This very pertinent statement was put out by the Partners for Counselling & Psychotherapy
On Monday 10th October 2022, World Mental Health Day, the Government announced £122 million of funding for mental health. But the bitter reality is that this money is not being spent on in-patient beds, community mental health initiatives or trained counsellors and psychotherapists for public mental health services.
Instead the Government is using this money to recruit and train 700 ‘employment advisers’ to work alongside therapists in the NHS’s flagship Improving Access to Psychological Therapies (IAPT) programme, which will help drive the highly contested policy of wellbeing conditionality that targets the poorest and most deserving sections of our society at a time when they need the greatest help.
Despite the press releases, this money is not being used to build mental health support. Instead it is an expansion of an existing IAPT-based scheme providing, as the announcement states, ‘combined psychological treatment and employment support to help [people] to remain in, return to or find work and improve their mental health’. The linking of work and mental health, however, is deeply problematic. In 2015, hundreds of counsellors, psychotherapists and academics opposed the pilot scheme that first put Jobcentre employment advisors and IAPT therapists together, a scheme that in a letter to the Guardian they denounced as anti-therapeutic and professionally unethical.
Nothing has changed except that this policy now threatens to force a greater number of people into a system of psychological treatment and employability interventions in order to avoid welfare sanctions, including the main disability grants. As the highly contested Universal Credit programme is rolled out across the UK in response to rapidly growing low pay and job insecurity, many more people will be unable to secure living wages and will be forced into claiming welfare benefits and will therefore be subject to these pressures.
What is the role of therapists in such a system? For us, work is not a health outcome. Employment is not an expected or even inherently desirable result of genuine counselling and psychotherapy. Real therapy does not aim to return individuals to the workplace or to keep them in jobs that may be economically insecure, psychologically toxic, systemically oppressive and personally damaging.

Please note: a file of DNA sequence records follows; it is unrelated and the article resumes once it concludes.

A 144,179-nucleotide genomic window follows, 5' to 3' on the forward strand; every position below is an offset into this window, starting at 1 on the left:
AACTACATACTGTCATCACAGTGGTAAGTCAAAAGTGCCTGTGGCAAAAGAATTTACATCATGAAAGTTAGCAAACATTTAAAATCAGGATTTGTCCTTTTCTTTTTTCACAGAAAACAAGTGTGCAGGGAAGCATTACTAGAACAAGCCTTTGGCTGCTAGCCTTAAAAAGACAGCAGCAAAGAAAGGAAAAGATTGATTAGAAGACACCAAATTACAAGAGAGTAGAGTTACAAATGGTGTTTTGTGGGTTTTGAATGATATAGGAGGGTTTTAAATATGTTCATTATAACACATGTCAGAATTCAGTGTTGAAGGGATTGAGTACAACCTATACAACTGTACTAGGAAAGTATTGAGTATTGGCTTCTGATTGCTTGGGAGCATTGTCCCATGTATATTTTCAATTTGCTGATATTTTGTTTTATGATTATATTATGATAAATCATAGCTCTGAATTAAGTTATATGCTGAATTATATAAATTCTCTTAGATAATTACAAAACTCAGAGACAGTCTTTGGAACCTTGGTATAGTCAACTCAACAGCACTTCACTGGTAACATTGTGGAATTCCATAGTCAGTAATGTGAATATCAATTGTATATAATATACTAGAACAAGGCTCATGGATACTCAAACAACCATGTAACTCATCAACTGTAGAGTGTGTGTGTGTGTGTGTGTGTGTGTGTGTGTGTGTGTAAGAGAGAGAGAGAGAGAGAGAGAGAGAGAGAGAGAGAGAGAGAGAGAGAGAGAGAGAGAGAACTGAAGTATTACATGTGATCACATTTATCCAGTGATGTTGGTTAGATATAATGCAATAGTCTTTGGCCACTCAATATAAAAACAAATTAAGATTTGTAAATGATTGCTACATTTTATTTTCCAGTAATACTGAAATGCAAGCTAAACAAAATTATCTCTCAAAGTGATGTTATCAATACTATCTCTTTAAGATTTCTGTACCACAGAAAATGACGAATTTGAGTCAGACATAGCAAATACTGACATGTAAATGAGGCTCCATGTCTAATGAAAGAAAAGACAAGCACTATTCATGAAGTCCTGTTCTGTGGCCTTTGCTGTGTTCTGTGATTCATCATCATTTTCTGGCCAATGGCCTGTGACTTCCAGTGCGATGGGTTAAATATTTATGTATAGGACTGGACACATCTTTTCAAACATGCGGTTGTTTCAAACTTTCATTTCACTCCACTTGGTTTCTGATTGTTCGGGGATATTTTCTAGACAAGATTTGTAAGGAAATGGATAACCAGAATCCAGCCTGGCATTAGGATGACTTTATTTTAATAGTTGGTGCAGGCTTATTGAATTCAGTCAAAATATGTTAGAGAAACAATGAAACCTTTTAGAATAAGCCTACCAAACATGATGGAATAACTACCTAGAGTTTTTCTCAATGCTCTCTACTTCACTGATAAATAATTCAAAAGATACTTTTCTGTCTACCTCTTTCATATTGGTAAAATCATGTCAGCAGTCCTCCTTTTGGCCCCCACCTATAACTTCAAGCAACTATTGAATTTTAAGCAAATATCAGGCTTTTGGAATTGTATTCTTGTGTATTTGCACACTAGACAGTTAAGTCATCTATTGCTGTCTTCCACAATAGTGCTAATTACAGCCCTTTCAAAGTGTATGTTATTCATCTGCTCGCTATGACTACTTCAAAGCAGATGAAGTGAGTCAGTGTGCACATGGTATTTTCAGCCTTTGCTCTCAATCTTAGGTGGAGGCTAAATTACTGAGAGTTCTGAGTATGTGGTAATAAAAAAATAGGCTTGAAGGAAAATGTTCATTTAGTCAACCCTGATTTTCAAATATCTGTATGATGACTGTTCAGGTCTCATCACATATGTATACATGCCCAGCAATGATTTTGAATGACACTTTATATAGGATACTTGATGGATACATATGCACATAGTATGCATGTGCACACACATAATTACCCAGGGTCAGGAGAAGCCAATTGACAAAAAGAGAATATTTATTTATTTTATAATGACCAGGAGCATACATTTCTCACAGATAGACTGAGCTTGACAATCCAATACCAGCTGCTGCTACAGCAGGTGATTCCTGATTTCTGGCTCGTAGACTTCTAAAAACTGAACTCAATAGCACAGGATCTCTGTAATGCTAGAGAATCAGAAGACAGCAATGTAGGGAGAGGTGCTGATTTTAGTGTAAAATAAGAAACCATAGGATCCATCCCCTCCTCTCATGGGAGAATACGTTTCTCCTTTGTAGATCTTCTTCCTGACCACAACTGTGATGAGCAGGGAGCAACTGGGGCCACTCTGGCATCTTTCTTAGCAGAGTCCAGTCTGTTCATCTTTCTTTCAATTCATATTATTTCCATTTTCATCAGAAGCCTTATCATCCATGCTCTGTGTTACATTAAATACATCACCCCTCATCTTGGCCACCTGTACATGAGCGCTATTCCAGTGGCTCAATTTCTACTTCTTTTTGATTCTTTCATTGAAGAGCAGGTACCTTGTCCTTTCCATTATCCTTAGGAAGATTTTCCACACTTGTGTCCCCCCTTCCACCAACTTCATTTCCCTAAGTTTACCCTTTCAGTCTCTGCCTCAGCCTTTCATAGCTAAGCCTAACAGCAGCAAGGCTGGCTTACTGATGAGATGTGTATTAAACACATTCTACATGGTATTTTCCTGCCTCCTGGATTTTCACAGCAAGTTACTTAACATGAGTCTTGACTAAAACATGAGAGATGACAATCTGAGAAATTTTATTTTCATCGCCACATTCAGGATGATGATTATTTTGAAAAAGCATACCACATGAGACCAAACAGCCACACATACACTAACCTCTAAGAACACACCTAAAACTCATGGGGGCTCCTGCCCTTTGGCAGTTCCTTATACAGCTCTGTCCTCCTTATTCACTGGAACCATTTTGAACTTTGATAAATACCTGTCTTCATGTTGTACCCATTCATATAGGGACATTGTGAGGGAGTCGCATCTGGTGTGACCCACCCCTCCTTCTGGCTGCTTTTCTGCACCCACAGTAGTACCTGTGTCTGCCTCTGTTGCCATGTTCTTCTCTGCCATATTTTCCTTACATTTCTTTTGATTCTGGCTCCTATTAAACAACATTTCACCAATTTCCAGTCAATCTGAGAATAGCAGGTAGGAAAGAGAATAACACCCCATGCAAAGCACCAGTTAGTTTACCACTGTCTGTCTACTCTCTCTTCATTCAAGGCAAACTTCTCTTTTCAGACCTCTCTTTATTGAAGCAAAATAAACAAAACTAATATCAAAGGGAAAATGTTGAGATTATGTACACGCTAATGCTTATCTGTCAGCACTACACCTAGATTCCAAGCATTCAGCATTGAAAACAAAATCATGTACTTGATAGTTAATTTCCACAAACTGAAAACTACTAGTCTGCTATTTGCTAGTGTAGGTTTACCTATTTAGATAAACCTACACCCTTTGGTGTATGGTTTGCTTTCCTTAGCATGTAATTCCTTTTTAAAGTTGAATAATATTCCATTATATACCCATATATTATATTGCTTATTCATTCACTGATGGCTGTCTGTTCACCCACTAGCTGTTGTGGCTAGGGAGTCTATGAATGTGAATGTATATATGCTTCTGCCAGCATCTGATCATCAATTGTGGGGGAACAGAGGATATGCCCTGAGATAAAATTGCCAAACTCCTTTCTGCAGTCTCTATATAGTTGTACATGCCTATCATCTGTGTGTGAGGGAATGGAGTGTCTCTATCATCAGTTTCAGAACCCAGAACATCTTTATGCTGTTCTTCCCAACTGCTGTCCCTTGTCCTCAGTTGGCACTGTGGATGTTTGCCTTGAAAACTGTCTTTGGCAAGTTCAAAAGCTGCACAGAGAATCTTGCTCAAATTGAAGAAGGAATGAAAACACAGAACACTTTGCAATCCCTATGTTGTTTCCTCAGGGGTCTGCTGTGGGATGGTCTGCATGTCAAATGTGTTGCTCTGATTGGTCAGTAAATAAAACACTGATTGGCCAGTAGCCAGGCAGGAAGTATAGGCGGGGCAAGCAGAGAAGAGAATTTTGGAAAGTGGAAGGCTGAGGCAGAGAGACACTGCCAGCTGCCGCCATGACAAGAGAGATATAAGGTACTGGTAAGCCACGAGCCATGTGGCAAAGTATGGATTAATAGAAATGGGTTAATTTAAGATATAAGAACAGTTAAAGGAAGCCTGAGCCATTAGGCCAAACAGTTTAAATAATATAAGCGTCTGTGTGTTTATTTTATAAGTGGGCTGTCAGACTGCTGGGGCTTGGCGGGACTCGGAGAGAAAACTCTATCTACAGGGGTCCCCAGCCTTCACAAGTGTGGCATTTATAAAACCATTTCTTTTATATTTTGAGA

The linking of State therapy and employment advice, particularly if connected in any way with a punitive benefits system that has the power to ‘sanction’ claimants for their perceived failures to find work by withdrawing their income, must surely contaminate some of the central tenets of good therapy – not least the autonomy and right to self-determination of the person undertaking it. The rolled-out scheme may be trailed as ‘voluntary’ but if ‘employment advisers and therapists will work together so that a person can return to or find work easier and faster’, as the Government say, then the non-coercive integrity of the therapy cannot realistically be maintained.
Given that the Government statement is at pains to point out how the overall aim of the project is ‘driving economic growth’, we also have to ask therapists whether they can – ethically and in good faith – align their practices with such an agenda. The therapist’s job is not to work from an assumption that ‘work is good’ or to aim to reduce the number of people receiving benefits, including disability benefits which are increasingly claimed on the basis of mental illness, but to provide an opportunity for reflection on all aspects of a person’s life.
As a network of organisations representing counsellors and psychotherapists, we believe that this announcement on World Mental Health Day is a cynical attempt to reduce government spending at the expense of people who most need genuine therapeutic support during an unprecedented period of economic crisis. We reject the financial logic that underpins the linking of employment and wellbeing services as it is a profound attack on the principles of talking therapies and will lead to a cruel and measurable deepening of the UK’s mental health crisis.
Partners for Counselling & Psychotherapy